Product pricing can be tricky, especially if you’re just starting a small business or launching a new line of products or a new service. You want to be able to consistently sell to your customers and develop regular buyers, but you also need to cover your costs and achieve maximum profit. There are a few key things you can do to price your products for repeat sales while still leaving your customers with the feeling that they’re getting good value.
Price to Break into The Market
When you’re just starting out, it may be beneficial to price lower in order to break into the market. You don’t have a loyal customer base developed yet, and people are more likely to stick with what they know. However, if you’re offering a notably lower price for the same items or services as your competition, then you may have people who choose you for the better deal.
Getting your foot in the door with lower prices introduces you to your first customers. When they’re satisfied, word of mouth can spread, bringing you more business. As you develop your base of regular customers, you can gradually increase your pricing over time, provided that you’re consistent with the quality of your product.
Price High and Low
There’s a strategy called “loss leader” that many diversified businesses employ. These are deeply discounted items advertised to bring people into the store, so that they purchase additional items that have a higher markup. For example, some retailers may advertise a barbecue grill on sale at a deep discount, but they increase the prices of charcoal, lighter fluid, steaks and burgers, and other related items. The customer comes in for the barbecue, but the store makes a heftier profit on the accessory items.
Understanding which loss leaders to employ successfully can vary with your market, and seasonally. Typically, your loss leaders should be something that people want. When you offer a variety of great bargains, you’ll have people return to your business knowing that they’re going to get a great deal.
Price Unique Items High
If you have a certain limited quantity of niche items, you can generally get away with a higher markup. The scarcity of some items, especially those that are currently on-trend, drives the price up. When you have something that people can’t get anywhere else, then you can take higher risks with pricing.
When you’re launching a new product line, you can set your prices higher at first, to see what the market can support. If you aren’t moving your items at the rate you need to break even, you can always offer a discount, but it’s harder to raise prices when customers get used to paying a certain rate.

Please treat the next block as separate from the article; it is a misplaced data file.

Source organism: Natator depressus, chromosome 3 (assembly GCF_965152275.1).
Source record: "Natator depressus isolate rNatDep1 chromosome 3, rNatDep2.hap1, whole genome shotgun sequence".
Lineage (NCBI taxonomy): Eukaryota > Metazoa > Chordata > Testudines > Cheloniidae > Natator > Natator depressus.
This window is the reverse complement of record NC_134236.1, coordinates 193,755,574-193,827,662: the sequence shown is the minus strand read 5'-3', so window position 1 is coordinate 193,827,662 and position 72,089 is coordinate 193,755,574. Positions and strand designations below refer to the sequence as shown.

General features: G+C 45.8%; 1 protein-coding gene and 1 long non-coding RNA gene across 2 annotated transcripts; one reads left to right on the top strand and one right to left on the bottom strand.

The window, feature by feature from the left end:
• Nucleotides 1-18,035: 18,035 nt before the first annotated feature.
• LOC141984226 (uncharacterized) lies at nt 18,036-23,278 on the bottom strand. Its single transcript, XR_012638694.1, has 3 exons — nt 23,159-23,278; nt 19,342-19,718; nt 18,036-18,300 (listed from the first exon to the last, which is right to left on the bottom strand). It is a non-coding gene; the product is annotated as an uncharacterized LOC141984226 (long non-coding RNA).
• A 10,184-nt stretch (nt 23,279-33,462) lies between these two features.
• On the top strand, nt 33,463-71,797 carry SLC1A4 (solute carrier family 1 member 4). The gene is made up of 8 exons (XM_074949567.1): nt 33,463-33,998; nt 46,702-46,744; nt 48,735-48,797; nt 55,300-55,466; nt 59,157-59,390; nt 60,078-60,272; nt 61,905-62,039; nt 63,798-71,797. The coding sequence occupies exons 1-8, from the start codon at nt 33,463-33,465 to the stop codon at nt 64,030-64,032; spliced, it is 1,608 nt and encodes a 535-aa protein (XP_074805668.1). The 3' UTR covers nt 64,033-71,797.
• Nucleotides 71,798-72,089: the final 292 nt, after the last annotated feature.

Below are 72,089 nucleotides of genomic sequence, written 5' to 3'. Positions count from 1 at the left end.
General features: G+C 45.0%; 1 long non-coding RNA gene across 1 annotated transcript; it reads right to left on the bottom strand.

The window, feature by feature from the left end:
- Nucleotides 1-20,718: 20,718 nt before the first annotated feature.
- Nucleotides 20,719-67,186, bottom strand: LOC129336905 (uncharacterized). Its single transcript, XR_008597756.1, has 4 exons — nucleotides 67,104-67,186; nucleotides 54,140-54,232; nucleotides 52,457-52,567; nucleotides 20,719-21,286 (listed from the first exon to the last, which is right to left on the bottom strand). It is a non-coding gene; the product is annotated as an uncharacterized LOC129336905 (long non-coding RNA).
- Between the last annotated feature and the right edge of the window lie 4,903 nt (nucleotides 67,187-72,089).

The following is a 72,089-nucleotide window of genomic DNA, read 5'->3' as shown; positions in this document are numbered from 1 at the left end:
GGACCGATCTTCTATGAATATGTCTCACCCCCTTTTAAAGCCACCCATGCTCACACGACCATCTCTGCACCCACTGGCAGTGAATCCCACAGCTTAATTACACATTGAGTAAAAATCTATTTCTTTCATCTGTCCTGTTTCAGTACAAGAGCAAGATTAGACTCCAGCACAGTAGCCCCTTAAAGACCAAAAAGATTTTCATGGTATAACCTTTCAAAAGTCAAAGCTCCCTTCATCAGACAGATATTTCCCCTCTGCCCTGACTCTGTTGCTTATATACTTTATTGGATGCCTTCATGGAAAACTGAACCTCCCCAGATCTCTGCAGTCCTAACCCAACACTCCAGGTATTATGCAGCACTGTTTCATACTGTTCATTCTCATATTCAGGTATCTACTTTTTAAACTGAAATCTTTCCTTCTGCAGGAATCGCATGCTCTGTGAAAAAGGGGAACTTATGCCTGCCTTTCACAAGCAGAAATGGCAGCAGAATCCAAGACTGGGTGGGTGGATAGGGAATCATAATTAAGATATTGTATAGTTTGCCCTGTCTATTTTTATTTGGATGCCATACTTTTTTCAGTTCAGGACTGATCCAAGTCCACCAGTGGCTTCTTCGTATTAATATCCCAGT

Use Visual Cues
When you’re advertising online or in print, you have the opportunity to design your site with visual cues that imply customers are getting a bargain. For example, if you’re selling shirts, you can show a display of the shirts in vivid colors, with both the regular price and the sale price. Comparing a starting price of $40 with a sale price of $34 or $32 clearly illustrates the savings that customers will have and the value of your product.
Understand the Value You Provide
People become regular customers when they know that you’re providing them with something of value and they’re getting their needs met. In order to communicate the value you provide, however, you have to understand the profile of your customers and what their needs are. You can do this by creating a profile of your target customer and secondary customers. This can include their gender, age bracket, income level, and other characteristics. For example, if you’re selling tires, your target customer will be a car owner with enough money to hire a tire-changing service for their vehicle. Offering value-added services such as air pressure checks, oil checks, and brake inspections along with a tire sale enhances the value of the tires themselves.
You can communicate the value of your goods and services through advertising, on your website, and over social media. When you indicate that you can meet your customers’ needs, you can price your items in a way that encourages repeat purchases.
Exploring different pricing strategies can help boost your sales and grow your business. Not every item you sell has to be marked up in the same manner. Plus, you can experiment with value-added pricing, discounted items to entice people in the door, and fairly priced goods or services that meet your customers’ needs.